Lawyers need to get up to speed on the risks associated with handling digital assets for their clients.

Click here to view this article as originally posted in the CBA National.

Love it or hate it, Bitcoin ownership continues to gain steam in Canada and around the world. A 2021 study estimates that 1.2 million Canadians (3.2%) hold Bitcoin. This year also saw the release of several Canadian Exchange Traded Funds (ETFs), allowing Canadians to invest in Bitcoin without the technical difficulty of storing it. Significant price volatility since its inception have not lessened demand for Bitcoin and the new approach to value that they offer.

Bitcoin is just one of an emerging class of digital assets — among them Ethereum, ERC-20 tokens, Non-Fungible Tokens (NFTs), stablecoins, and a host of other emerging protocols where transactions are permanently recorded in a blockchain across a network.

As adoption grows, individuals, families, and businesses who hold digital assets will inevitably end up as clients in all types of legal practices. Litigators, family lawyers, wills and estate practitioners, tax experts, business advisors and insolvency lawyers are, in one way or another, going to stumble across issues related to digital assets.

It is crucial for lawyers to understand that digital assets don’t operate like traditional assets that they deal with on a daily basis. In simplified terms, transactions are grouped together into a block, which is then attached to block immediately preceding it. In Bitcoin’s case, a new block is created every 10 minutes and each block can contain upwards of 3000 transactions (whatever can fit within 1MB of data). Just by way of example, here is a link to Block 688,618 which was processed on June 23, and contains 3,314 transactions transacting 29,285 bitcoins ($1.2 billion Canadian).

That design creates a permanent ledger of every transaction ever completed on the network. Each bitcoin in existence can be traced back through all its owners to an origination point where that bitcoin was created (through mining). It’s why transactions cannot be reversed, cancelled, or altered once they are placed into a block and added to the chain, even if too much of a digital asset has been transacted or sent to an incorrect address.

Because of their design, of digital assets require a digital signature to complete a transaction. Digital assets are held in addresses and each address has a corresponding private key which allows that address to authorize a transaction on the chain. In a real sense, the private key is the representation of the digital assets in the real world.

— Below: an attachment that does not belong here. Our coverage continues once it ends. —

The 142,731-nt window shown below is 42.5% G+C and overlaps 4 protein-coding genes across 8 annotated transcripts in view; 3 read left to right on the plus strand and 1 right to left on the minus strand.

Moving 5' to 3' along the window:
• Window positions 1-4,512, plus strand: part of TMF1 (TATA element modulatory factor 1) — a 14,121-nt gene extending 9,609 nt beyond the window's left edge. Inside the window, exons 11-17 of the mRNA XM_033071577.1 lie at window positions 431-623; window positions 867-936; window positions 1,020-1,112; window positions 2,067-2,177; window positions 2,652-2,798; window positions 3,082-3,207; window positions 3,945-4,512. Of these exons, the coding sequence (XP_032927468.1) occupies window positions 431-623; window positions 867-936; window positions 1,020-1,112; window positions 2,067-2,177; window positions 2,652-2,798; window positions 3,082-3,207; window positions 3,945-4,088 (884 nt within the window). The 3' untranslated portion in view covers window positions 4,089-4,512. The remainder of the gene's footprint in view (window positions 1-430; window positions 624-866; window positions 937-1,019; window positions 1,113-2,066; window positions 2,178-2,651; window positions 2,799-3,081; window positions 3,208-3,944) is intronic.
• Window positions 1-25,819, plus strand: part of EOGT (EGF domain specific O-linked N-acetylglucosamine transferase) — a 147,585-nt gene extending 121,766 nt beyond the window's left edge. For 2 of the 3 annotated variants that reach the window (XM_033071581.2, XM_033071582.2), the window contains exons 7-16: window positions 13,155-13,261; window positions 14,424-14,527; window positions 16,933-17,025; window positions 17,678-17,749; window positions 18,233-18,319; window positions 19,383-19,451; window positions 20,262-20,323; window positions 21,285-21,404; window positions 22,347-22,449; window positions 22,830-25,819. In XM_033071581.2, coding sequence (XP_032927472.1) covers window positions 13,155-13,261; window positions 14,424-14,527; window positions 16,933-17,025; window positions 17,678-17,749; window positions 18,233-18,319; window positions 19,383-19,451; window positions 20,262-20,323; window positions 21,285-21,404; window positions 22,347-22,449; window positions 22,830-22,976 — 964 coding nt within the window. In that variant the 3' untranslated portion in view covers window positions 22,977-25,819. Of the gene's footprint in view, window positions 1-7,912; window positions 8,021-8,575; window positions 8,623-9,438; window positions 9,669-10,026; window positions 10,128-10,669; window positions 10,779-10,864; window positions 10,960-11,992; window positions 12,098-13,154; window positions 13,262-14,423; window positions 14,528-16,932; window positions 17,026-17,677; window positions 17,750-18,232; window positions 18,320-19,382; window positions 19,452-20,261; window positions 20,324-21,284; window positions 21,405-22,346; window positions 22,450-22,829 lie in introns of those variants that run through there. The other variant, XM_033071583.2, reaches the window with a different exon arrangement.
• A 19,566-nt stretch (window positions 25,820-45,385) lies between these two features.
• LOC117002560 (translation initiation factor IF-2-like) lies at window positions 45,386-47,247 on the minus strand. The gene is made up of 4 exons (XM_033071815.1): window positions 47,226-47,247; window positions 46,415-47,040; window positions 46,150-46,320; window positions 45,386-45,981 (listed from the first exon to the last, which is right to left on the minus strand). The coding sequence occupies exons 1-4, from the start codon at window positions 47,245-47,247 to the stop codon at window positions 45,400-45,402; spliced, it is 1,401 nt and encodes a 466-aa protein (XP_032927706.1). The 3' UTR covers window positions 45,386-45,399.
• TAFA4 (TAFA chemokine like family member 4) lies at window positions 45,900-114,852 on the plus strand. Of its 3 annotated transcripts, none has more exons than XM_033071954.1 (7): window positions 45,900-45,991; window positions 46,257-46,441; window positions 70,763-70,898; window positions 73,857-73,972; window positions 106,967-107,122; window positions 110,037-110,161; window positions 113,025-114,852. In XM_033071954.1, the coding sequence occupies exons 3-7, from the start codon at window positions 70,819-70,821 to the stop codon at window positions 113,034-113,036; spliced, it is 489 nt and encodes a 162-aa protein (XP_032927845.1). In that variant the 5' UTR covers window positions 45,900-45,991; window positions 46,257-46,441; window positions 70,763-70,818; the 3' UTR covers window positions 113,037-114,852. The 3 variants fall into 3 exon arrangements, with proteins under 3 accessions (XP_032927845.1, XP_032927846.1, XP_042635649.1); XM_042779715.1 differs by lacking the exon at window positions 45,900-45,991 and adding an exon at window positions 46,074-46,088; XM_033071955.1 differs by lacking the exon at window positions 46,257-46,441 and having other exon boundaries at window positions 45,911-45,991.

Accordingly, proper security methods, planning, and protocols around private keys are an essential component of legal practice involving digital assets, which involve a number of questions. Does an appointed executor have sole access to the private keys so that they can implement a documented estate plan? How does a business offering digital assets up as security technically provide such a guarantee? These are all difficult questions that are addressable through technical solutions, and not necessarily legal ones.

Improper key management by either losing it or allowing a nefarious actor to access it can result in a complete and irreversible loss of the digital assets held in the wallet. Just recently, the crypto-services provider Fireblocks failed to properly back up a set of keys. The original key was lost and with it, $75 million of Ethereum became forever inaccessible. A lawyer who is responsible for safekeeping a private key without proper training could make similar errors and face significant professional liability.

Particularly in wills and estate practices, lawyers often assist their clients in storing documents, passwords, and account information that will assist the executors in administering the estate after a testator passes. To do that with digital asset private keys, a lawyer must have significant technical experience.

There are technical solutions that can assist in reducing risk and exposure for both lawyers and their clients. Multi-signature addresses can be set up requiring multiple private keys be used to authorize a transaction. A typical multi-signature setup could rely on three of five private keyholders authorizing a transaction. This sort of arrangement would allow a lawyer to assist in a corporate or estate plan by holding a private key without being a single point of failure. Again, these are not legal solutions but technical ones that the advising lawyer must be competent in creating and managing.

Opinion on the long-term viability of Bitcoin and digital assets vary and I have had many lively discussions with their detractors. However, even skeptical lawyers must take their clients as they find them. A lawyer’s skill in navigating this new technology doesn’t lie in case law or a robust precedent. If they are to protect their client’s interests, they need to take time to truly understand the underlying technology so that they can give proper legal advice, while being aware of their limitations. Treating digital assets in the same way we treat other asset classes is a recipe for disaster.

Invitation for Discussion:

If you would like to discuss this blog in greater detail, please do not hesitate to contact Geoff Costeloe.


Note that the foregoing is for general discussion purposes only and should not be construed as legal advice to any one person or company. If the issues discussed herein affect you or your company, you are encouraged to seek proper legal advice.